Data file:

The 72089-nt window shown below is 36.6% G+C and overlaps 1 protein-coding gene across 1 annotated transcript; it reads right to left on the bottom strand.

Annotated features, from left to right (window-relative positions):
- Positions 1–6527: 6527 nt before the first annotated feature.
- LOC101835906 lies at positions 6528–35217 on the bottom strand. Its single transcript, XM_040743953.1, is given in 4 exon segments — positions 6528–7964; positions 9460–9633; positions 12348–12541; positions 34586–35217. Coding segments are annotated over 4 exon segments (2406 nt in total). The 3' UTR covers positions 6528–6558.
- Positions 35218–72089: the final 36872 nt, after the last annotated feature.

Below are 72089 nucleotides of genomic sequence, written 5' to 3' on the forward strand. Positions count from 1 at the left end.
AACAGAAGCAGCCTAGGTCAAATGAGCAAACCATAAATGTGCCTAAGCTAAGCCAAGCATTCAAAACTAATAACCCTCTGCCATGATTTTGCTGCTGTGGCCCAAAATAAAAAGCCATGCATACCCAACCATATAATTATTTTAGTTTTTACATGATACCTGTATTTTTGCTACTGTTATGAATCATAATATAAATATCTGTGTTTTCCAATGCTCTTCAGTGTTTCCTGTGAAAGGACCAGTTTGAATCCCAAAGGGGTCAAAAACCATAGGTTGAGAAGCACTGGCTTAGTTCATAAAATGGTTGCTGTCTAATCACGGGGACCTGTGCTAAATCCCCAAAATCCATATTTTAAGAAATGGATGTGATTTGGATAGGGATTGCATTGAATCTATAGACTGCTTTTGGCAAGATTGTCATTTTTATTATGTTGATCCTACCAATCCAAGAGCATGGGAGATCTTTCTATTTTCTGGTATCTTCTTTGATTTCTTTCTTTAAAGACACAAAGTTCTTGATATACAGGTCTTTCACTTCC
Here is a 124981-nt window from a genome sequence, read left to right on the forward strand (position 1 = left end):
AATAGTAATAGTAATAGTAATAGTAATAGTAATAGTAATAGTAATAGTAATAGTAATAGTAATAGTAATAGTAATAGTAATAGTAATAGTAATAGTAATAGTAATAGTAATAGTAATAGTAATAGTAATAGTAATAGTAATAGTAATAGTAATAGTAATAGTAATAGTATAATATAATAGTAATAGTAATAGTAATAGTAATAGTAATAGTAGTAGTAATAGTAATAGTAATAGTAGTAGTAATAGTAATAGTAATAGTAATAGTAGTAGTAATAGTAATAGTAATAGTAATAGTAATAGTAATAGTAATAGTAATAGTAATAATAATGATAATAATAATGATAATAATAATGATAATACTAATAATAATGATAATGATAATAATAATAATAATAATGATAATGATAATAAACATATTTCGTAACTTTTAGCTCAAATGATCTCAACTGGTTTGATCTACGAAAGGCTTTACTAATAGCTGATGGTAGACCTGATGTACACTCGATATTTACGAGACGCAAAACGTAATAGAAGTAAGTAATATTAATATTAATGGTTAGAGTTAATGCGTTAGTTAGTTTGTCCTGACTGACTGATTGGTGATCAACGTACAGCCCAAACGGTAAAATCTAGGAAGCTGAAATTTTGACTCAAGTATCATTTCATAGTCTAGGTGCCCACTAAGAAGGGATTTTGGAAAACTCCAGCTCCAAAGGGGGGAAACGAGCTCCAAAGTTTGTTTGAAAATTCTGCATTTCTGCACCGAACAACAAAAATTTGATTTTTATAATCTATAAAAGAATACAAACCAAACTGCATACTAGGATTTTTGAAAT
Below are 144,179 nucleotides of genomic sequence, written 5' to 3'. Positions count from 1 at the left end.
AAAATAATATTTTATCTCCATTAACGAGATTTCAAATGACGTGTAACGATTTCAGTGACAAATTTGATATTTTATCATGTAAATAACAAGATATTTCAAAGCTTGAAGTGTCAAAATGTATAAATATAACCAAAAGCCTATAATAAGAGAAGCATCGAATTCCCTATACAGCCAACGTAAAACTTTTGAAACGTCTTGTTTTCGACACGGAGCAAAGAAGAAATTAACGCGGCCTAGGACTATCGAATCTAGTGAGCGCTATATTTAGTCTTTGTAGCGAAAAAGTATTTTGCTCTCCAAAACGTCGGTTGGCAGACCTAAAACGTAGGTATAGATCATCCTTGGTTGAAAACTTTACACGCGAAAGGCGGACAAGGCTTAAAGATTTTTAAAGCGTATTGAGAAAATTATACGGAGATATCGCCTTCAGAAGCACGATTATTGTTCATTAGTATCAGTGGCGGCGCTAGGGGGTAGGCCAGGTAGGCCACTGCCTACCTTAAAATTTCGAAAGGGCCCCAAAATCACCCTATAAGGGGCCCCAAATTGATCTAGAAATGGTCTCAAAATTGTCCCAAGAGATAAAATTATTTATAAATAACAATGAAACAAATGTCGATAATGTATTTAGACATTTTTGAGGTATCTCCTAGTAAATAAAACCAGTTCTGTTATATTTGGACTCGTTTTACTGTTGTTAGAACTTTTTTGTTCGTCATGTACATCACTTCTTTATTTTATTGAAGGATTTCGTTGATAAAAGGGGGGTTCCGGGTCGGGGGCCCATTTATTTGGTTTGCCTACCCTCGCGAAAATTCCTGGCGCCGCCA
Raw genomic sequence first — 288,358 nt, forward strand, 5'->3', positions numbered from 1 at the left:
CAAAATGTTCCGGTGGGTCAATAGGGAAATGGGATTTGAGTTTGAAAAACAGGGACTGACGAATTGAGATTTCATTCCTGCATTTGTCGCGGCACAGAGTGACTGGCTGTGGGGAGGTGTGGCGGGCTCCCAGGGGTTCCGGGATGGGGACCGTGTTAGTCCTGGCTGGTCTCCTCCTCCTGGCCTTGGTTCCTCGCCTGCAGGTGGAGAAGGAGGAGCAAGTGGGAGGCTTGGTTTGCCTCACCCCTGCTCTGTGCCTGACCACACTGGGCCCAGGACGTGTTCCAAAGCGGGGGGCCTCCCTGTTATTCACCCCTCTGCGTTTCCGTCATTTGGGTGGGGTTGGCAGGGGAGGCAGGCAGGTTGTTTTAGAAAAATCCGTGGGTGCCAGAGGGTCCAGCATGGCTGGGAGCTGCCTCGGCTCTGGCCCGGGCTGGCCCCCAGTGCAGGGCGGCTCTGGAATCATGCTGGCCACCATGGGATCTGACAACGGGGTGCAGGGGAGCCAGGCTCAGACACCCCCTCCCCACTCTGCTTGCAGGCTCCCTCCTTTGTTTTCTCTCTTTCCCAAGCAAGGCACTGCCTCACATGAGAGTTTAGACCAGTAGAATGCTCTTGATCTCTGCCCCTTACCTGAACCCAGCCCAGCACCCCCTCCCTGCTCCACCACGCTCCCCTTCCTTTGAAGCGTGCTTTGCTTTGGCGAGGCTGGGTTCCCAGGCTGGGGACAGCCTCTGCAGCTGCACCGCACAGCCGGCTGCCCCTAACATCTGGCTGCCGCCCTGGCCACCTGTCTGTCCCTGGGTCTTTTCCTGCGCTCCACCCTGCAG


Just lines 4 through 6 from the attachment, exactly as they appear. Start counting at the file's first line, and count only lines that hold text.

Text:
- LOC101835906 lies at positions 6528–35217 on the bottom strand. Its single transcript, XM_040743953.1, is given in 4 exon segments — positions 6528–7964; positions 9460–9633; positions 12348–12541; positions 34586–35217. Coding segments are annotated over 4 exon segments (2406 nt in total). The 3' UTR covers positions 6528–6558.
- Positions 35218–72089: the final 36872 nt, after the last annotated feature.

Below are 72089 nucleotides of genomic sequence, written 5' to 3' on the forward strand. Positions count from 1 at the left end.